Thanks again,

Allan.
 

Allan C. Purcell

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but I don't believe Dueber was in the business of casing movements from other companies such as Waltham. The retail jeweler, however, may have had Dueber cases from which his customers could make their selection.
Jerry, Sorry about this but it seems Dueber cased watches for most of the Ameican watch companies at one time or the other. If you look at post 12,
second attachment, Waltham grades when opened, watch cases, then Dueber, then Dueber Coin Silver you will see plenty more. The more I look at these watches, the more I seem to run up against the politics of the period 1860-1900. That chap Robbins appears to have had all the leading players for partners at one time or the other, if I remember correctly he also fell out with Dennison.

I will keep at it, maybe one day I will have learned a little about American watches.

By the way, I was looking through my book collection and came across "History of the American Watch Case" a signed copy by Warren H. Niebling that I bought quite some time ago, it was published in 1971. It seems to have been a limited edition, this has the number 0133. In the book there were two postcards of PORSCHE automobiles, does that indicate anything about Mr Niebling.

Regards,

Allan

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Tom McIntyre

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Allan, the coupling of watches and cases was not at the hands of the case makers except in those instances where the watches were advertised as having been cased at the factory.

I do not believe that the Deuber Case Company which was adjacent to the Deuber Watch Co. in Canton Ohio cased watches from any other makers.

Some jobbers also sold cased watches with movements and cases from various sources and advertised them, but that was not the maker.

Waltham also had special relations with some case makers and made watches to incorporate elements of those vendors designs. Jerry has written extensively about Depollier and Matalene who did that and such watches are found in the UK for distributors there also.
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Another example Cronometro Victoria labeled watch made by Waltham for Fogel to sell in the South American market. Waltham did this with several models and grades for Fogel.
 

Allan C. Purcell

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Hi Tom, I am not questioning the history of American watches, or anything, this is just about 2,290,246. When I find something about Dueber watch cases with Waltham watches in them, I feel it´s part of my search, and then I ask questions. For instance, I know nothing about "FOGEL" or probably 90% of the history of Waltham, they did though, have a lovely shop in Liverpool.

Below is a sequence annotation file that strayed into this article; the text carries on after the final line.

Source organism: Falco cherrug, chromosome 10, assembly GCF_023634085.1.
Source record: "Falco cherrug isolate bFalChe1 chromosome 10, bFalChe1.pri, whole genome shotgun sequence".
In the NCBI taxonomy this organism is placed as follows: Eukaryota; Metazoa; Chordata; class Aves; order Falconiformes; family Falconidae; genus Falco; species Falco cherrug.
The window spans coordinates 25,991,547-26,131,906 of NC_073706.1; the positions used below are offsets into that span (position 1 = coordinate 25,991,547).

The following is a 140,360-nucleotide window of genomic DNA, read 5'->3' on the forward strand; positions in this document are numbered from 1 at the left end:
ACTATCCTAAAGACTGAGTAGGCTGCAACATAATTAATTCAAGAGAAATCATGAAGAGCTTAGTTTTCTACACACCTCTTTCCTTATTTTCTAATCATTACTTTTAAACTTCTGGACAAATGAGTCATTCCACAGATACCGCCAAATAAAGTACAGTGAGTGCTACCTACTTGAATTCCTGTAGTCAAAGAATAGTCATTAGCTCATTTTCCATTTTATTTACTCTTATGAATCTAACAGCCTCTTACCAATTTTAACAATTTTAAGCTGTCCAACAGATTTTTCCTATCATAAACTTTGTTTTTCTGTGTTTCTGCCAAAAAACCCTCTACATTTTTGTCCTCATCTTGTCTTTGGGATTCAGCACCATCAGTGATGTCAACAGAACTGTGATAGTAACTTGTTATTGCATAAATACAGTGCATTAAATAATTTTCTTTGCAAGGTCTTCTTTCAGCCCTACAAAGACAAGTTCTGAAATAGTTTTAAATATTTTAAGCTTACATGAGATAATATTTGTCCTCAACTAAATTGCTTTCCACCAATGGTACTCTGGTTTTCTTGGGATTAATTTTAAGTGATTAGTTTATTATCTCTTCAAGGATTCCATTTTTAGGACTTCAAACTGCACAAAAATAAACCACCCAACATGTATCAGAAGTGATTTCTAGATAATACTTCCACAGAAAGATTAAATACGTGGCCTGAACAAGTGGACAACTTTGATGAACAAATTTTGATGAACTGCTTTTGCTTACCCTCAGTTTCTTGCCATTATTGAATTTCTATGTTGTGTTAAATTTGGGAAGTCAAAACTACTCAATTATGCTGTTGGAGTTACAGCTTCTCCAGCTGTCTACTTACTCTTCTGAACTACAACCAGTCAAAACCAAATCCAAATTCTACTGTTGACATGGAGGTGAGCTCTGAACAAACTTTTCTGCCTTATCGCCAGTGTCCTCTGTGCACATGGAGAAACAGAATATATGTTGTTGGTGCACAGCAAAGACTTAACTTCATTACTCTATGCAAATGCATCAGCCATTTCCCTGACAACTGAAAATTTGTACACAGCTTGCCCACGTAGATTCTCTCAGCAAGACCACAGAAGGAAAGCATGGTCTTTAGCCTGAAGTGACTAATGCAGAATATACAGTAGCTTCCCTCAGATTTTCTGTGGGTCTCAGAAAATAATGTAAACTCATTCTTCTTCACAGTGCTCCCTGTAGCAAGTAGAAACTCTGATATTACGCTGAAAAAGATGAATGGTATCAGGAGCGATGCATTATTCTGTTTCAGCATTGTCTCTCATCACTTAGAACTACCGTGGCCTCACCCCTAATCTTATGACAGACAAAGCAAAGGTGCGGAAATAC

Allan C. Purcell

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So by now, it should be clear, I like Dueber coin silver cases, I did say in post 15 I would look for another and yesterday I bought a 4oz Dueber Coin Silver case with an Illinois watch movement. I am not of course sure, but from what I have read so far this is an 1877 model? I could though not find a diagram of this model in the Eagle, Gilbert & Shugart book.
1653293098446.png I
I will know more when it arrives, about the middle of May-June. I have paid the duty , so it should arrive without two weeks in the customs here.

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The Case.
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I do think this photograph put people off buying. First impressions make it look like there is something wrong with the case.
It is just a reflection from the mat below.

Till later then,

Allan
 
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Allan C. Purcell

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Looking for Illinois Model 1 18s. I came across this on the net. I thought then my search was over. No way. My watch does not look like any of those below, only small points, but not the same.??




Allan.
 

Tom McIntyre

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Alan,what are your expectations of two watches being alike? Here is a better capture of the early Stuart image from Nathan Moore's Pocketwatch Database site. I will remove it if Nathan objects to its use, but I wanted to demonstrate that, if you right click on most online images you may show the image alone on a tab. If you use that image to copy and post here, you get the full resolution.

If you copy and post the thubnails from the slide show window, they are harder to see for someone with my limited eyesight.

The Stuart was the highest grade Illinois watch produced at the time it was made. Actually, in this instance it was also the only one, Ithink.

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Dave Coatsworth

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Allan,
Your Illinois is definitely a model 1. The two key features that differentiate the model 1 are that it is keywind/keyset only and that there is only one case screw. Other features may vary. Most notably there were several grades of the model 1 produced. The grades varied in number of jewels, adjustments, and other cosmetic features.

Here are a couple of model 1 movements that are in original Dueber coin cases.

Illinois35897Mvmt.jpg Illinois30904Mvmt.jpg
 
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Allan C. Purcell